MWWC#33: Once Upon a Time

The Wine Raconteur

there was a young man who grew up in a family that had orchards all around the state of Michigan, growing cherries, apples, plums and peaches. Michigan was always known as a great state for growing fruit and the young man would have continued in the family business. He graduated from Michigan State University in 1972 and would have had a very successful business if he had followed the easy path laid out for him. Though this young man during his college years decided to see Europe and was hitchhiking around and fell in love with the Burgundy region of France and though he knew that his calling was in farming, the farm started changing in his mind.


The young man was Larry Mawby and after graduating, he experimented by growing some vines in a small parcel of land on one of his family’s orchards in 1973 up in the…

View original post 480 more words

#MWWC33: Once Upon A Time

Traveling Wine Chick

wine-stain1-3 #MWWC33: Once Upon A Time

Once upon a time, I sat down at my computer to publish another post when I realized, “Oh crap, #MWWC33 (Monthly Wine Writing Challenge #33) is due! I have no idea about what to write!” I finished my original post and while doing so, I realized I have something weighing on my mind and it’s something I’ve been thinking about for a while now.

As some of you know, I have lost 72 pounds and eight clothing sizes, as of this post, since September 12, 2016, by working out five or six days per week at Fit Body Boot Camp Napa and by following a meal plan outline. Alcohol is not a part of the plan, of course. I also recently began a new website, Boot Camp Babe, to share my experience and to inspire others. There, I wrote a post entitled, About the wine…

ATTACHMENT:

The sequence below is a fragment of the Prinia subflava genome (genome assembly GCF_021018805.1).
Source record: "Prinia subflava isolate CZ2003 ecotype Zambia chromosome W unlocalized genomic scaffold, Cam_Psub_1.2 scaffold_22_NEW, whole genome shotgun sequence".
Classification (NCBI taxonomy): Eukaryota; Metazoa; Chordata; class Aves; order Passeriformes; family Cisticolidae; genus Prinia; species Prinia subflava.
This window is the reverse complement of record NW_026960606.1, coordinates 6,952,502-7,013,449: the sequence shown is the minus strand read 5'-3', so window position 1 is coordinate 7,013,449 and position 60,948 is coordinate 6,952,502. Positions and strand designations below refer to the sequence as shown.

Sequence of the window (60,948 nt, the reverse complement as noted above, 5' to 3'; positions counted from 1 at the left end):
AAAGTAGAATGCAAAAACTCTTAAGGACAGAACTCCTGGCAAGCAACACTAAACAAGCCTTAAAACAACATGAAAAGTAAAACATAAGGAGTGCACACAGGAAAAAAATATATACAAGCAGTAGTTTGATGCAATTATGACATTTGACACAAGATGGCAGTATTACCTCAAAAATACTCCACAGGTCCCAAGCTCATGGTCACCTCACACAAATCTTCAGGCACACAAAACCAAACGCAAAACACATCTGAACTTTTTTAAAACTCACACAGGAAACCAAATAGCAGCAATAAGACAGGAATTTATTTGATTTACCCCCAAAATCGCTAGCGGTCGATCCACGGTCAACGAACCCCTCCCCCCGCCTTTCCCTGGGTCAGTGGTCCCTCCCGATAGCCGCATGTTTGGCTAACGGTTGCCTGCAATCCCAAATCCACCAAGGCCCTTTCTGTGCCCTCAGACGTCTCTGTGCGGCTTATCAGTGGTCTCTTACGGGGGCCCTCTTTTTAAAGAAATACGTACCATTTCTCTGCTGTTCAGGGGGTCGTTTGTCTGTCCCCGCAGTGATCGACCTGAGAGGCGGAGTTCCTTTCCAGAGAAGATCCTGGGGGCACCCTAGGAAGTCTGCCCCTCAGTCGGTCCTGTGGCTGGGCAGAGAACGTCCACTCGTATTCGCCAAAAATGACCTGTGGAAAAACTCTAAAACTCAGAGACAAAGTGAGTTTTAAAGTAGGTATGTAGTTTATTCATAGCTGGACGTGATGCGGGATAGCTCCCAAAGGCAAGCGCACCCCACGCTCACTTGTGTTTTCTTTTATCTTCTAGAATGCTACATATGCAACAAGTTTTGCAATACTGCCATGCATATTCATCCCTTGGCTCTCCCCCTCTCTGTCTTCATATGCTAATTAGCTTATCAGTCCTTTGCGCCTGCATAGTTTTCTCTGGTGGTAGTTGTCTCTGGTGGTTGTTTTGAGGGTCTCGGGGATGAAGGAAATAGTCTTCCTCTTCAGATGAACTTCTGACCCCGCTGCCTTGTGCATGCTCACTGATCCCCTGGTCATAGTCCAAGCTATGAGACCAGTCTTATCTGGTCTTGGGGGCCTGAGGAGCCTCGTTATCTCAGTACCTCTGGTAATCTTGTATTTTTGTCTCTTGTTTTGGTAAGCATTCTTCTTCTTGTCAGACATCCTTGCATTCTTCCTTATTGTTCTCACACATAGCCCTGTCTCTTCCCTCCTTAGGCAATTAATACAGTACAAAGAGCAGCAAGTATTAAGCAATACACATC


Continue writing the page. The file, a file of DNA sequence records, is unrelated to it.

View original post 457 more words

#MWWC32

Translation is Only Part of the Job

the drunken cyclist

The years that I spent as a bicycle tour guide in Europe were shrouded in a singular paradox: I have a terrible sense of direction. Really awful. Fortunately, the company I worked for was set-up so that I was not actually a “guide” as such, but more of a “coordinator.” That distinction, although subtle, was significant in that the clients would head out on their own with written directions leading them to the next location. My job was to follow the group in order to insure that everyone arrived at the next hotel.

The concept was fairly simple—if a client had some sort of problem (e.g., a mechanical issue with the bike) and was somewhere on the route, I would eventually come along and get him or her rolling again. Since that rarely happened, I spent most of my time riding alone, which was perfectly fine with me. I had no…

View original post 994 more words

Wines Translation into the future

Griffy on Wine

I love my recliner.  It’s my Captain Kirk’s chair. With my TV remote and trusty Iphone I can control the Griffith Empire with speed and compassion, if Josephine lets me.

From my recliner I can sail the wine colored sea, backwards and forwards in time and space.  This is where I contemplate the big questions;  life, the universe and everything.  It is here where I sit thinking, “how the hell am I going to get a 1,000 word blog about wine out of TRANSLATION”?  The answer came from that  great philosopher of our time Homer Simpson, “it’s going to take a lot of wine”.

I am using the  formal technical meaning of translation; “the process of moving something from one place to another”.  Or the conversion of something from one form or medium into another.

We have arrive at a crossroads in time.  We have political upheaval around the world…

View original post 1,055 more words

Translation – Implicit Virtue and Pain of Oenophile

Talk-A-Vino

When you hear the word “translation”, what is the first thought which comes to the mind? Make no mistake – we will be talking about the wine here, but let’s leave that aside for now – we will connect the dots a bit later. So, how about that translation?

I would bet that your immediate thought was of a foreign language. This is where “translation” is typically invoked. Maybe you remember your French class in the high school; may be you have a vivid picture of your last trip to Italy – in either case, we see or hear the word (at least, we assume whatever we hear to be a word), and then we make an effort to understand what that word mean in our own language, and not just by itself, but also taking it in the context of conversation or a text we are reading.

When we…

View original post 1,226 more words